Of course the hard part is choosing three good photos that are a good representation of your work. I’ve learned a few thins over the past two years of markets when it comes to submitting photos.
- Take the time to take really good pictures. Most of us do this anyway, but don’t just pull out three pictures that you happen to have on your computer. Trust me, everyone else who is applying to the show is going to be putting forth their best pictures.
- Show a good variety of what you offer.
- Choose pictures/items that will make you stand out.
- Change up your pictures. Twice a year (sometimes more often) I update my pictures. I am always coming up with new soaps. I try and change them up for the seasons. I also never use the same pictures two years in a row. I apply to many of the same events year after year. I want to show the jury panel that I’m always updating my product and bringing something new and fun to the event.
I do mainly CP soaps. I am also known for my cupcakes and Soap Sundaes. Yes I do bath products, but they’re maybe 5% of what I offer. And honestly…bath products aren’t all that interesting to look at. My soaps, like many of yours, are “works of art” for me. I put the most time and effort into those. I think long and hard about designs. I sketch them out and plan in advance before I pour a batch. They are what get people to stop at my booth. That’s what I need to feature.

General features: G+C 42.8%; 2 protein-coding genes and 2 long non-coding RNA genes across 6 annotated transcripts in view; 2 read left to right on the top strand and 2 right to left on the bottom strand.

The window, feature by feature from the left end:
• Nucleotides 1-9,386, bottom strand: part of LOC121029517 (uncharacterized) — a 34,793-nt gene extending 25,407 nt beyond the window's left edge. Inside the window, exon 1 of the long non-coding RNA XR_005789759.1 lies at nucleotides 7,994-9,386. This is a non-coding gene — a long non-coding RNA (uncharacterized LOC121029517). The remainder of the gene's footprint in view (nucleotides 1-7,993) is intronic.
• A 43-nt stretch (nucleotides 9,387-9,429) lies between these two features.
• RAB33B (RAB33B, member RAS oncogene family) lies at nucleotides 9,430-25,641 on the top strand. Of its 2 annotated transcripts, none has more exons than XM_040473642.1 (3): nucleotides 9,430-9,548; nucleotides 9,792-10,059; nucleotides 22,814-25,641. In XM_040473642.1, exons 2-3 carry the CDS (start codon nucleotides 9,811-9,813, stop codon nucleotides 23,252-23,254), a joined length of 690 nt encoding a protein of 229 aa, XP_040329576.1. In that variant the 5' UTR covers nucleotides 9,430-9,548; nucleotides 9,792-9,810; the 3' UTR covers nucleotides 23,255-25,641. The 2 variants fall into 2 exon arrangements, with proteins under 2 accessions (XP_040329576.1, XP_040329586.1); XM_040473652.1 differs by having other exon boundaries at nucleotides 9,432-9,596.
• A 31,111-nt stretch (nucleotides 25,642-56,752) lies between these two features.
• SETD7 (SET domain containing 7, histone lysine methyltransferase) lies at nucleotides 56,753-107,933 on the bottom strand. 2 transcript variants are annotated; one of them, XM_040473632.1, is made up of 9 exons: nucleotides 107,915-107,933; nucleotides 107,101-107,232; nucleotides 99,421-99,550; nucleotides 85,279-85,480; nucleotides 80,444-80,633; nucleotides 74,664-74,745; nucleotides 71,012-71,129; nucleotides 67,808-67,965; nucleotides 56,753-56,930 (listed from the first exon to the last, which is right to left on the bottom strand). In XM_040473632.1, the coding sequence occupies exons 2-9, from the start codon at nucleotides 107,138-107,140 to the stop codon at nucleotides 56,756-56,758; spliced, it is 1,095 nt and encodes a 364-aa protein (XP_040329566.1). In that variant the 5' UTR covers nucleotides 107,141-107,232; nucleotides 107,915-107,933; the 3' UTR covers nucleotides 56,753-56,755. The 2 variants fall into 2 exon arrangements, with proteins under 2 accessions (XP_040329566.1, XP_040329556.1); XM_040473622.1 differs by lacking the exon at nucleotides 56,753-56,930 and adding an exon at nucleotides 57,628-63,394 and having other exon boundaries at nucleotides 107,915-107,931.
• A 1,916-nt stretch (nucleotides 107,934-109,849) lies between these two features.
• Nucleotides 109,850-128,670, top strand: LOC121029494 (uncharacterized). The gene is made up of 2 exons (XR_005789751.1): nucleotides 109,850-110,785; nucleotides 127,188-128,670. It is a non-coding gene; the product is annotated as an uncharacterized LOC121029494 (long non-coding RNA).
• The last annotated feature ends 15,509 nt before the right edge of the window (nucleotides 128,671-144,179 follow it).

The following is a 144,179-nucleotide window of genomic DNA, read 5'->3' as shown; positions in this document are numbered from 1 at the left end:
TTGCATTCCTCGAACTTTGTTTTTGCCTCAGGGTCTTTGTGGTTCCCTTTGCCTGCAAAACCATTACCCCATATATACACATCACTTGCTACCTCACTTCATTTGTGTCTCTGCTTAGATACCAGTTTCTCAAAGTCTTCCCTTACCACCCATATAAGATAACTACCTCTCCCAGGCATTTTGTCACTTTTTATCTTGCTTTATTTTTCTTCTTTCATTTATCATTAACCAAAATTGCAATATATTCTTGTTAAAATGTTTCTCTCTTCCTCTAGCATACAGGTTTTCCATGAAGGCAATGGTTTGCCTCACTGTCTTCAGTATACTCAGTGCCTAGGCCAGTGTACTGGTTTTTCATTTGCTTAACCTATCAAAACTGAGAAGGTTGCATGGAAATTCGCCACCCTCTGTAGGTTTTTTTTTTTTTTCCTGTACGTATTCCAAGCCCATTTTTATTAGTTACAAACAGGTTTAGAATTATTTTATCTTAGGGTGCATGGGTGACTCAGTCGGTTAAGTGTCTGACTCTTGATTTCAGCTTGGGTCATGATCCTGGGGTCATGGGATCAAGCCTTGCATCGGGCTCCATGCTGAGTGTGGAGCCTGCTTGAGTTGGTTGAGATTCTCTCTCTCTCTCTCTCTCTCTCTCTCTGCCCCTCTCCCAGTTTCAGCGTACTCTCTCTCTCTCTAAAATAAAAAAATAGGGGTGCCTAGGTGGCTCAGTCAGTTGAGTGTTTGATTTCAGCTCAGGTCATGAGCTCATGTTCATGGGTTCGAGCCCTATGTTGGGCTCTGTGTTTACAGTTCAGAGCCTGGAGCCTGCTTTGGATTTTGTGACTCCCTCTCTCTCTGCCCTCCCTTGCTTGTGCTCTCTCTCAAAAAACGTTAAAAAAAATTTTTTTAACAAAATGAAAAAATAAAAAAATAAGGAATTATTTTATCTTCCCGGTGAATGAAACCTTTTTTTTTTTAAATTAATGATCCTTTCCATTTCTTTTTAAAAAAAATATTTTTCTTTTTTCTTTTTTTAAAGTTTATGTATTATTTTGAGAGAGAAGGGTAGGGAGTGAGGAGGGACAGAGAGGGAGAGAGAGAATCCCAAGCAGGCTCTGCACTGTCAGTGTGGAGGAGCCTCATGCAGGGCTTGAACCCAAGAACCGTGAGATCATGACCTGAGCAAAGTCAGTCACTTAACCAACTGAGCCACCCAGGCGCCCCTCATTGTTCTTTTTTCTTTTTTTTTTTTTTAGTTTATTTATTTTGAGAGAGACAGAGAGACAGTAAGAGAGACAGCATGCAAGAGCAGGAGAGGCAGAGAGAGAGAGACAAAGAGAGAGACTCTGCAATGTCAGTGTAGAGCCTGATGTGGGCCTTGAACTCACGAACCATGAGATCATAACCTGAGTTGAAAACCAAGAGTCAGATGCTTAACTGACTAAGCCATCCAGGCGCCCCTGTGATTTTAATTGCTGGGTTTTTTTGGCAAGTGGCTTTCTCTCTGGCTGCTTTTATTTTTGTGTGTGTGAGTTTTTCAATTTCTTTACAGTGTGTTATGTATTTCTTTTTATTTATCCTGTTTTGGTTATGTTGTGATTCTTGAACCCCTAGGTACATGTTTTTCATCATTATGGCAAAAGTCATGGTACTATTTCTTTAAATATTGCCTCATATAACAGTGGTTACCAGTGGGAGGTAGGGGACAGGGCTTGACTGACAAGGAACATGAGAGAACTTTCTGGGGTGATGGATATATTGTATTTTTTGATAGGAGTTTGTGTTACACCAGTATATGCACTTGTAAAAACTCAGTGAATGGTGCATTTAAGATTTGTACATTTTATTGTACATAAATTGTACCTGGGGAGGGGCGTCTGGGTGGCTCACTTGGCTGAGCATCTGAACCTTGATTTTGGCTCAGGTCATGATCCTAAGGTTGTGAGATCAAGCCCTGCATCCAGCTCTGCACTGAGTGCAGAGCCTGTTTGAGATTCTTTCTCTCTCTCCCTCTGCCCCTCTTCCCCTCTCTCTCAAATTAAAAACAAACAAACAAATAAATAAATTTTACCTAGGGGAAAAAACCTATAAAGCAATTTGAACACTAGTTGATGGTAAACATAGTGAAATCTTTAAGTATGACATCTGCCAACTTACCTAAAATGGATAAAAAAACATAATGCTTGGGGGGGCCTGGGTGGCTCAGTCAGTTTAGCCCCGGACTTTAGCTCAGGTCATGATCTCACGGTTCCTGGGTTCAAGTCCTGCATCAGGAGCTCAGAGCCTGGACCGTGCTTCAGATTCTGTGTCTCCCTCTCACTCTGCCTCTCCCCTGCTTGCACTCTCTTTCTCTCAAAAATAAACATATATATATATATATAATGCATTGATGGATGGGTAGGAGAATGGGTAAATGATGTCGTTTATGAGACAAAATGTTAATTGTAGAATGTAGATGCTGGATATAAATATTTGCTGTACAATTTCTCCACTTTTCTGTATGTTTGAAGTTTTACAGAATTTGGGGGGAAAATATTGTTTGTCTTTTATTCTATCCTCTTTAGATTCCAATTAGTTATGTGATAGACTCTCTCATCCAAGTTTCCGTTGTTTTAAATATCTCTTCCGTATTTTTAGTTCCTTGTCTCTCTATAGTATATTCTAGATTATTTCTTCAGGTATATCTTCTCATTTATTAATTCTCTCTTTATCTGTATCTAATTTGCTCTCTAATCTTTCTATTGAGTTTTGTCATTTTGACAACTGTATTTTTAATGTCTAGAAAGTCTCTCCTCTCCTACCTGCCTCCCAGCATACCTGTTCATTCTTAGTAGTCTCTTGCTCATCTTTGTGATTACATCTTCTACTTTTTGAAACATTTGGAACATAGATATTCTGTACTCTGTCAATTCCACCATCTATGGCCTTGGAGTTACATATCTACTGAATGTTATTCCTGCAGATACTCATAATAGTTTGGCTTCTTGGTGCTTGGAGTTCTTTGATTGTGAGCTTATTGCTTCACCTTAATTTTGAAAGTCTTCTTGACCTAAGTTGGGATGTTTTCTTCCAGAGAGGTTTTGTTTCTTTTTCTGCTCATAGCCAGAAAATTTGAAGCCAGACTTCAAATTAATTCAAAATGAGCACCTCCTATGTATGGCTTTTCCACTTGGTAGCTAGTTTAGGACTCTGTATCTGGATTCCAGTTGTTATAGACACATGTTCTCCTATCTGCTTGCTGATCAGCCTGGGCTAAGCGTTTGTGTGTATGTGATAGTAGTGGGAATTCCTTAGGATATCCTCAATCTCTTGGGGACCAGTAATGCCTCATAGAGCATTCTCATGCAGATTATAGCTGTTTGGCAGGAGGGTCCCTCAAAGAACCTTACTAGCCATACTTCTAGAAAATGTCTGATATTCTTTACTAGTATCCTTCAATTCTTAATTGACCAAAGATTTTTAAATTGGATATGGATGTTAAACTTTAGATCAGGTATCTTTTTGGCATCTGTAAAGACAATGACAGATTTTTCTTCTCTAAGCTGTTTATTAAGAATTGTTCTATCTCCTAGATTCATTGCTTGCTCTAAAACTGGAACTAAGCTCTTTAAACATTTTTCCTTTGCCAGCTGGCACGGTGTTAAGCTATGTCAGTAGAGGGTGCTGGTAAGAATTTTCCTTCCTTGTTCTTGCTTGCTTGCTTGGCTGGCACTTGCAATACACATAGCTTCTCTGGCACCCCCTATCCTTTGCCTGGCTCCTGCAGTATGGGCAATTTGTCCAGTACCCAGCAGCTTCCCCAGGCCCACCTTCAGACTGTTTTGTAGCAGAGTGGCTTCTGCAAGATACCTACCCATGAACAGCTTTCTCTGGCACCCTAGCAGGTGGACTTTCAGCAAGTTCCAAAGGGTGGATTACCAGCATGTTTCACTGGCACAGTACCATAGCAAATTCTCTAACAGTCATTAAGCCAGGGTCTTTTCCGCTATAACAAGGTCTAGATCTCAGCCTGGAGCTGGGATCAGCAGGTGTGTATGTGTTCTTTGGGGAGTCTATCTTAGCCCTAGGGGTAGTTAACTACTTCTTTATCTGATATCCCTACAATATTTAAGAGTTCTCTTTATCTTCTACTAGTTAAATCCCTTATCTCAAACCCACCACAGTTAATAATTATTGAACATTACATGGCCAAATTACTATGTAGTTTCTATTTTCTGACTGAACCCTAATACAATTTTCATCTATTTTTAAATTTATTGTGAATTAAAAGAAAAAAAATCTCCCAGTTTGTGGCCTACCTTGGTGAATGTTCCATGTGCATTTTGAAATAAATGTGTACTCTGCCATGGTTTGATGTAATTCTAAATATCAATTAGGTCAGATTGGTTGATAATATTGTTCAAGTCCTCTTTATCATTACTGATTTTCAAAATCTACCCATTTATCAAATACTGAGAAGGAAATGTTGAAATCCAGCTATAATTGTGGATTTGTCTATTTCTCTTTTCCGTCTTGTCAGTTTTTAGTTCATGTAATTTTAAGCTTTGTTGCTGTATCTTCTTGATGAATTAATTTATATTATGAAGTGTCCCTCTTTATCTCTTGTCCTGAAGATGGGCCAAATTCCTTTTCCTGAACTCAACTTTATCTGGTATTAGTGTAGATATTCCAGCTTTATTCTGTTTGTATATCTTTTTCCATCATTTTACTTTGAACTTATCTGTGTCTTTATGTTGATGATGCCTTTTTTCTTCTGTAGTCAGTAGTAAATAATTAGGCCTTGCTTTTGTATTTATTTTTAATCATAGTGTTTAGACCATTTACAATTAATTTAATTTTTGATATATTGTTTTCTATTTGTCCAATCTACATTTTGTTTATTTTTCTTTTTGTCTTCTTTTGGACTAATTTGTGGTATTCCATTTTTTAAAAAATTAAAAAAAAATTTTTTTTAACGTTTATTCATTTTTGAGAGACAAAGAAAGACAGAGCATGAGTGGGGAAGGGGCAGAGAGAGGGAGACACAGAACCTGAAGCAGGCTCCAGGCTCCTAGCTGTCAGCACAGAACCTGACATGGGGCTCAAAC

When you can only upload three images it’s hard to choose just one soap bar. I’m lucky, I was trained in Photo Shop and know how to use it well. Because I have photo editing skills I’ve created a three image collage of my bar soaps and the same for my cupcakes soaps. This allows me to show 6 pictures instead of just 2 and it gives the jury a great idea of what I do, the uniqueness and variety I offer.
It can be frustrating to not be selected, but give yourself the best chance by submitting awesome photos! It’s worth all the extra time and effort.
These are my current submission photos:
August 19, 2012
I totally forgot to tell you all about the success of my “Bug Off” spray and lotion bars. I’ve been selling them at my markets all summer. It’s lots of fun when people come up and tell me how it “really” worked! I’ve been using it myself this summer and (granted I don’t go out that often, but when I do I get bit) I haven’t gotten bit this summer.
Thank you to all my testers and those that gave me great feedback! You’re comments helped me tweak recipes a bit and make a great product!
August 17, 2012
I had an interesting thing happen to my soap today. I piped some berries on top and after 24 hours I unmolded it and found this little clear bubbles around the area I piped. I’ve never had this happen before. I’m thinking it’s glycerin. Has anyone ever seen this before?
I did have this batch go through an INTENSE gel phase. And I ended up piping the green leaves on top almost 15-20 minutes after I poured the batch (I couldn’t get the green to thicken up enough to pipe).